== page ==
CD30 is a cell surface receptor normally found in a small subset of lymphoid cells, but whose expression and activity are deregulated in malignant cells found in Hodgkin's Disease, anaplastic large cell lymphoma and certain leukemias. A complex array of intracellular signaling cascades are triggered following the engagement of CD30 with its cognate ligand, and a number of signal transduction intermediates have been identified that participate in these pathways, including TRAFs, c-IAPs and, more recently, the aryl hydrocarbon nuclear translocator (ARNT). The strength and duration of CD30 signaling is thought to be modulated, in large part, by regulating the intracellular localization and stability of these signaling intermediates. In particular, the TRAFs and c-IAPs have been shown to function as E3 ubiquitin ligases that can target themselves, as well as several known substrates, for ubiquitinylation, and in some cases this leads to degradation by the 26S proteasome. The roles of ubiquitinylation in these pathways are not well understood, and the signaling pathways employed by CD30 in normal lymphocytes have not been compared to those in lymphoblastoid cells. To further understand the mechanisms by which CD30 exerts its effects we propose, in Aim 1, to expand on some provocative unpublished data to answer the crucial question: what are the targets of the CD30:TRAF:c-IAP signaling complex? In Aim 2 we will take biochemical and imaging approaches to ask: how do the TRAFs, c-IAPs and associated proteins participate in CD30-induced signaling? In Aim 3 we will extend these observations to ask: how can the CD30 signaling cascade be exploited to target CD30-positive immunoproliferative disease? These studies will allow us to explore both the normal physiological role of this protein as well as the ways in which its functions are deregulated in CD30+ malignancies.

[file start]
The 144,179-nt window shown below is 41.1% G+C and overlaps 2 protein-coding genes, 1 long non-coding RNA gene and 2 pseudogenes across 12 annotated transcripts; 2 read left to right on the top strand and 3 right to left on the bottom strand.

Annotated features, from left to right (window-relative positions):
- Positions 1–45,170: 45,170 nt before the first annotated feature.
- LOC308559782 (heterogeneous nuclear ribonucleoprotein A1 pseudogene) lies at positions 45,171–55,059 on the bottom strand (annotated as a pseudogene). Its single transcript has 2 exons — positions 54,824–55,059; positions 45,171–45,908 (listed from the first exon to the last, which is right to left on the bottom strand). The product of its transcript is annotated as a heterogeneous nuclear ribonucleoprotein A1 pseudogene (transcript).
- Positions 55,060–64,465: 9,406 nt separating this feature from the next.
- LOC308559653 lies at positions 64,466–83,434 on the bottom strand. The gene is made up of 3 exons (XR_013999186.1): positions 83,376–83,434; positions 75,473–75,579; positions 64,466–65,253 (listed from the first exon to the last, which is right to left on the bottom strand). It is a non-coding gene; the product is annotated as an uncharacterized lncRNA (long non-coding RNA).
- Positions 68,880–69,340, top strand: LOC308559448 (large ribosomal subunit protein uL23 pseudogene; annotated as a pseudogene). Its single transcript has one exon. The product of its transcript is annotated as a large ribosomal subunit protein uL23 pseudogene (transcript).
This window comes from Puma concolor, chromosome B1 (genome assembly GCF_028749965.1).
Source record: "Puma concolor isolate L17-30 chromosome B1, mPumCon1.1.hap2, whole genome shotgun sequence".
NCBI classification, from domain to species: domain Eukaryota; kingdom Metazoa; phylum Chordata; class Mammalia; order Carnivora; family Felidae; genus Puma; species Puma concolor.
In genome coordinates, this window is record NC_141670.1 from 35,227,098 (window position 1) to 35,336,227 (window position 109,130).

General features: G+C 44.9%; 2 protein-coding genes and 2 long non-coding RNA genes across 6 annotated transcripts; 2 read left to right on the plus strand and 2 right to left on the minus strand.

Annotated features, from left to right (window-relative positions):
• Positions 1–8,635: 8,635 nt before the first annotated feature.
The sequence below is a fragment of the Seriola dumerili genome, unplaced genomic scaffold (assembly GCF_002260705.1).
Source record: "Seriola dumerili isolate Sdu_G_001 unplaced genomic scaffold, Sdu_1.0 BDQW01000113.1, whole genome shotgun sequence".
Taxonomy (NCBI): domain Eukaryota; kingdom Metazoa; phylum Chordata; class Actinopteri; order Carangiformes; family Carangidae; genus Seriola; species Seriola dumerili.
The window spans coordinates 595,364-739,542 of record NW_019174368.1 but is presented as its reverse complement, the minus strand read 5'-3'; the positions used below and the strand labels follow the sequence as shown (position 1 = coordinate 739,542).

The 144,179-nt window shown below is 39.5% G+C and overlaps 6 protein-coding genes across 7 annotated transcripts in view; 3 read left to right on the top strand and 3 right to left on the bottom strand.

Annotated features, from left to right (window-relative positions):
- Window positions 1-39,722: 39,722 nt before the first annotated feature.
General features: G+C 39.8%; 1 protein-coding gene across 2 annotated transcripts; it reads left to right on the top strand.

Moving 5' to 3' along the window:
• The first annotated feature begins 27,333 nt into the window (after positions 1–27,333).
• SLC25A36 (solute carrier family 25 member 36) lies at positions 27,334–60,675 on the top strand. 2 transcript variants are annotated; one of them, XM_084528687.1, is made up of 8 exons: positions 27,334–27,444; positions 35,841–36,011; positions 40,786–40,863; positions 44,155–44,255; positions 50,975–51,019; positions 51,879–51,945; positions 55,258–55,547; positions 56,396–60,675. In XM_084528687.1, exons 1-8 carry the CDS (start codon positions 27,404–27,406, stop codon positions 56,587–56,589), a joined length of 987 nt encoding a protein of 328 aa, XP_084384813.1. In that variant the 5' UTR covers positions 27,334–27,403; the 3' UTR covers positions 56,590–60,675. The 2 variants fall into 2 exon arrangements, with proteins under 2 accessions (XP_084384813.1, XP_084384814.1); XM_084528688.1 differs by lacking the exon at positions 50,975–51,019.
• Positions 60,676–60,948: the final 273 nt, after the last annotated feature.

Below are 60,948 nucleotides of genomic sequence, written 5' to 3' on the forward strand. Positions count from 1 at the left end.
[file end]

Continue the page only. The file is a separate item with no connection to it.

This study will enhance our understanding of the pathogenesis of CD30-positive leukemias and lymphomas, and may lead to novel modalities for treatment. We will focus on characterizing the roles of CD30, as well as recently described signaling intermediates, in contributing to the development of these neoplastic diseases.
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